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Persuasion Principles Cheat Sheet by

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Persuasion Principles

Alig­nme­nt: When everything lines up, there are no contra­dic­tions to cause disagr­eement.
Ampl­ifi­cat­ion: Make the important bits bigger and other bits smaller.
Appe­al: If asked nicely, we will follow the rules we have made for ourselves.
Arou­sal: When I am aroused I am full engaged and hence more likely to pay attention.
Asso­cia­tion: Our thoughts are connected. Think one thing and the next is automatic.
Assu­mpt­ion: Acting as if something is true often makes it true.
Atte­nti­on: Make sure they are listening before you try to sell them something.
Auth­ori­ty: Use your authority and others will obey.
Bond­ing: I will usually do what my friends ask of me, without negoti­ation.
Clos­ure: Close the door of thinking and the deal is done.
Comp­let­ion: We need to complete that which is started.
Conf­ide­nce: If I am confident, then you can be confident.
Conf­orm­ance: People are driven to obey rules.
Conf­usi­on: A drowning person will clutch at a straw. So will a confused one.
Cons­ist­ency: We like to maintain consis­tency between what we think, say and do.
Cont­rast: We notice and decide by difference between two things, not absolute measures.
Dari­ng: If you dare me to do something, I daren't not do it.
Dece­pti­on: Convincing by trickery.
Depe­nde­nce: If you are dependent on me, I can use this as a lever to persuade you.
Dist­rac­tion: If I distract your attention, I can then slip around your guard.
Easy: I like things which are easy (and not things which are diffic­ult).
Evid­ence: I cannot deny what I see with my own eyes.
Exch­ange: if I do something for you, then you are obliged to do something for me.
Expe­rie­nce: I cannot deny what I experience for myself.
Frag­men­tat­ion: Break up the problem into agreeable parts.
Fram­ing: Meaning depends on context. So control the context.
Harm­ony: Go with the flow to build trust and create subtle shifts.
Hurt and Rescue: Make them uncomf­ortable then throw them a rope.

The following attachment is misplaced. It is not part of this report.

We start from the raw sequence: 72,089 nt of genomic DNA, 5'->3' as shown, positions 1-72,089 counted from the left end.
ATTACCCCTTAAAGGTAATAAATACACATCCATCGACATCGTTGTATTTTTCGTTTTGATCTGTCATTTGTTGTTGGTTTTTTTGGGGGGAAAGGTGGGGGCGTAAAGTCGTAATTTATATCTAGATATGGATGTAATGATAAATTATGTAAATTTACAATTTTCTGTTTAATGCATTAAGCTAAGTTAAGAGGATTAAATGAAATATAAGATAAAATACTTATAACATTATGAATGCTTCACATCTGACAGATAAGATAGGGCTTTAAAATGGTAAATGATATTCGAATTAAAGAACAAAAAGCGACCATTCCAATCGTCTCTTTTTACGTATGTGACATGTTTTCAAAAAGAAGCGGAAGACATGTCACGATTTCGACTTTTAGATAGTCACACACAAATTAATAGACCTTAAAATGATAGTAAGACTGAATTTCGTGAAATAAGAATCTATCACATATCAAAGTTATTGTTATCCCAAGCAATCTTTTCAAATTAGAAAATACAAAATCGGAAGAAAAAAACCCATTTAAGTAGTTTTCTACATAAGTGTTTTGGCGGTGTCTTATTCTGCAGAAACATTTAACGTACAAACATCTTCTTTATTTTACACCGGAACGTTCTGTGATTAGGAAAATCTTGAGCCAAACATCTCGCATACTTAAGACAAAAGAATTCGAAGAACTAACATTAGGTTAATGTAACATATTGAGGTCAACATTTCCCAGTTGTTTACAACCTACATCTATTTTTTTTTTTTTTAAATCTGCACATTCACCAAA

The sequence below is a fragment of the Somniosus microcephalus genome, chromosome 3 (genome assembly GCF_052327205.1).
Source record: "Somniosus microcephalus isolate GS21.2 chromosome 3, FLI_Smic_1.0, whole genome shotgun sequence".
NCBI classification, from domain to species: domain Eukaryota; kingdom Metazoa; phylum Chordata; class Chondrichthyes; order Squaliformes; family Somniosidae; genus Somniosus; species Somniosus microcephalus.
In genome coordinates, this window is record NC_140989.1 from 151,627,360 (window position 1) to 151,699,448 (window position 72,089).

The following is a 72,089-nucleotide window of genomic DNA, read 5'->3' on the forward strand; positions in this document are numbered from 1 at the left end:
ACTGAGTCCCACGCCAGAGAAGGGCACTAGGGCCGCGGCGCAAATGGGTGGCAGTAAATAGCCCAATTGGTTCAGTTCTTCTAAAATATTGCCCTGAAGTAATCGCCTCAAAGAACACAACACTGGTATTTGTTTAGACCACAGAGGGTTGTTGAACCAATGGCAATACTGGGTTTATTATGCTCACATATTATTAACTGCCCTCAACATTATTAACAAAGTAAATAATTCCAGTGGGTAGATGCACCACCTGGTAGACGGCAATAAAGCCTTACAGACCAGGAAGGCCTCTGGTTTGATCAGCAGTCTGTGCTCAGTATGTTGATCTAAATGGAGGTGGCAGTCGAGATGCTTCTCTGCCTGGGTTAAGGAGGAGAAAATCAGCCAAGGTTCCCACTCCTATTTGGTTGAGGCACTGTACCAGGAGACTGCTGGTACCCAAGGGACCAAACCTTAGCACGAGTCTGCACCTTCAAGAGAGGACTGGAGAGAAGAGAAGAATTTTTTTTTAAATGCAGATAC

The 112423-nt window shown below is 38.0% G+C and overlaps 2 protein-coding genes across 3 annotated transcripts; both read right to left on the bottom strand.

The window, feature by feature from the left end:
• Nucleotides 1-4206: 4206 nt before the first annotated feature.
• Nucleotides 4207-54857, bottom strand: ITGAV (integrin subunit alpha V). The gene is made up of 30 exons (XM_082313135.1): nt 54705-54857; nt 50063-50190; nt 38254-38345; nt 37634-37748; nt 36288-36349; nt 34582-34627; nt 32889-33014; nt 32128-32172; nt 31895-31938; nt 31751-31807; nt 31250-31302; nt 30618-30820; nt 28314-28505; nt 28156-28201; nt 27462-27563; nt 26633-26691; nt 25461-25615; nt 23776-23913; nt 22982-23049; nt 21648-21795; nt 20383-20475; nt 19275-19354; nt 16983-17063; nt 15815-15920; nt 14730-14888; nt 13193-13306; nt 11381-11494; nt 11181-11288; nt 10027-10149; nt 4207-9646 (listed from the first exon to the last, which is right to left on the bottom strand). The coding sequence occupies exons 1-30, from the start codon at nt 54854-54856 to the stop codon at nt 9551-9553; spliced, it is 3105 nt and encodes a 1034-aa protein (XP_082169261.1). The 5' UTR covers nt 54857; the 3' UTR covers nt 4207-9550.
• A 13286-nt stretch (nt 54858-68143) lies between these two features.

Inte­rest: If I am interested then I will pay attention.
Inte­rru­pti­on: Break the flow.
Inve­stm­ent: If I have invested in something, I do not want to waste that invest­ment.
Invo­lve­ment: Action leads to commit­ment.
Logic: What makes sense must be true.
Obje­cti­vity: Standing back decreases emotion and increases logic.
Obli­gat­ion: Creating a duty that must be discha­rged.
Owne­rsh­ip: I am committed to that which I own.


Persuasion Principles P - Z

Pass­ion: Enthusiasm is catching.
Peer Pressu­re: We do what we think others want us to do.
Perc­ept­ion: Perception is reality. So manage it.
Pers­ist­ence: In all things, persis­tence pays.
Plea­ding: Asking with attitude.
Posi­tiv­ity: Use positive methods.
Prim­ing: Prior inform­ational influence.
Pull: Create attraction that pulls people in.
Push: I give you no option but to obey.
Repe­tit­ion: If something happens often enough, I will eventually be persuaded.
Scar­city: I want now what I may not be able to get in the future.
Simi­lar­ity: We trust people who are like us or who are similar to people we like.
Simp­lic­ity: Simple means easy to understand and agree.
Social Compli­ance: The pressure to conform.
Social Proof: When uncertain we take cues other people.
Spec­ifi­city: People fill in the gaps in vague statem­ents.
Subs­tit­uti­on: Put them into the story.
Surp­rise: When what happens is not what I expect, I must rethink my unders­tan­ding.
Tens­ion: I will act to reduce the tension gaps I feel.
Thre­at: If my deep needs are threat­ened, I will act to protect them.
Trust: If I trust you, I will accept your truth and expose my vulner­abi­lities.
Unce­rta­inty: When I am not sure, I will seek to become more certain.
Unde­rst­and­ing: If I understand you, then I can interact more accurately with you.
Unth­ink­ing: Go by the subcon­scious route.

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